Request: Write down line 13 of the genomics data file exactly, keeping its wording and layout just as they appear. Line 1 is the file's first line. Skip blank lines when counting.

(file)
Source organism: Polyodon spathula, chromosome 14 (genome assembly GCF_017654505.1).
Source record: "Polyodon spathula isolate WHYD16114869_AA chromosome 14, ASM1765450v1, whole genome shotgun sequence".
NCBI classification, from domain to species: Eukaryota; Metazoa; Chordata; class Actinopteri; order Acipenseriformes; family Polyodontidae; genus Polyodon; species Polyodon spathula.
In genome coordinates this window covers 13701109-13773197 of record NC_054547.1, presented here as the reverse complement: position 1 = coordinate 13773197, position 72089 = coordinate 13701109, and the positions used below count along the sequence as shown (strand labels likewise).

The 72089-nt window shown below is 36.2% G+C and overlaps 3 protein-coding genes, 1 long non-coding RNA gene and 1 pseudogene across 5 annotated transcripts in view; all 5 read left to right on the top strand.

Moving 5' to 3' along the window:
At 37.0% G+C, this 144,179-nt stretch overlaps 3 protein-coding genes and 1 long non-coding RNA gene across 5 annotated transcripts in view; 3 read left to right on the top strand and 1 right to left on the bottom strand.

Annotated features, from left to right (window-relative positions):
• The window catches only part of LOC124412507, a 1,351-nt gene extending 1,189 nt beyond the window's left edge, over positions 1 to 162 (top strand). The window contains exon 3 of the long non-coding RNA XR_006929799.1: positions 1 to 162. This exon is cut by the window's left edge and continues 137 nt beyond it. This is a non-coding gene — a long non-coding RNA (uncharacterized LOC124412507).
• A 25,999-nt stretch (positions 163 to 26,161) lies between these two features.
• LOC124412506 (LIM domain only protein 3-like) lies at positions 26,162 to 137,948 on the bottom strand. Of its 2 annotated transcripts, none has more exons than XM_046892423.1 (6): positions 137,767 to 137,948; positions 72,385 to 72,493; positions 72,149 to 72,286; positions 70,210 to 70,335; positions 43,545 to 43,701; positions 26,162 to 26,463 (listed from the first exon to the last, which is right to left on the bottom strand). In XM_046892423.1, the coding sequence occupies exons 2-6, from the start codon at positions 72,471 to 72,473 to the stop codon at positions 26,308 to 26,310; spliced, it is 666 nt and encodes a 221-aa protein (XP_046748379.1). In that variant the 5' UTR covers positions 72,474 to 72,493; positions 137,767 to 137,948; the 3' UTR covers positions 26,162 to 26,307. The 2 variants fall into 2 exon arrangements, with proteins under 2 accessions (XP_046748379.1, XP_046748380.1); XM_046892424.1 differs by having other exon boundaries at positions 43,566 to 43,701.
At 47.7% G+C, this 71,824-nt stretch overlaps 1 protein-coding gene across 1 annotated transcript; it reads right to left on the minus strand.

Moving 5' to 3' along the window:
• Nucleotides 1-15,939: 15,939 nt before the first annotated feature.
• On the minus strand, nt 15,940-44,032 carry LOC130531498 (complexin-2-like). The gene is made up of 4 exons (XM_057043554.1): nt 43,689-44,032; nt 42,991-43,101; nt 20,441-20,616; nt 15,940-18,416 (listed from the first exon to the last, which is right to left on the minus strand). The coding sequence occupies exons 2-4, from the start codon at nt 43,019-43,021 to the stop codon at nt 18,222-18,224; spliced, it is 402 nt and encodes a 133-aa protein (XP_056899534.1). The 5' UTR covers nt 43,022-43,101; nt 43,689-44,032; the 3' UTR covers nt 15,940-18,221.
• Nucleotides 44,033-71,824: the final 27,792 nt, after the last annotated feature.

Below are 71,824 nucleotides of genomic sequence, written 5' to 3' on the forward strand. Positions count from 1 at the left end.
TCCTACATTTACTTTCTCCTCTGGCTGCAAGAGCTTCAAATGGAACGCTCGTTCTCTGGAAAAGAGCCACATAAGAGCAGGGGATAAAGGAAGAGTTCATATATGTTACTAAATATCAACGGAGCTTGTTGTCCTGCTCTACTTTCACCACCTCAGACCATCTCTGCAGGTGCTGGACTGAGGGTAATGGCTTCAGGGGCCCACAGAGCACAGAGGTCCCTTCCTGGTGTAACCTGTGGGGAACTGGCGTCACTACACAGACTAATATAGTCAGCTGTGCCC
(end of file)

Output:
Moving 5' to 3' along the window: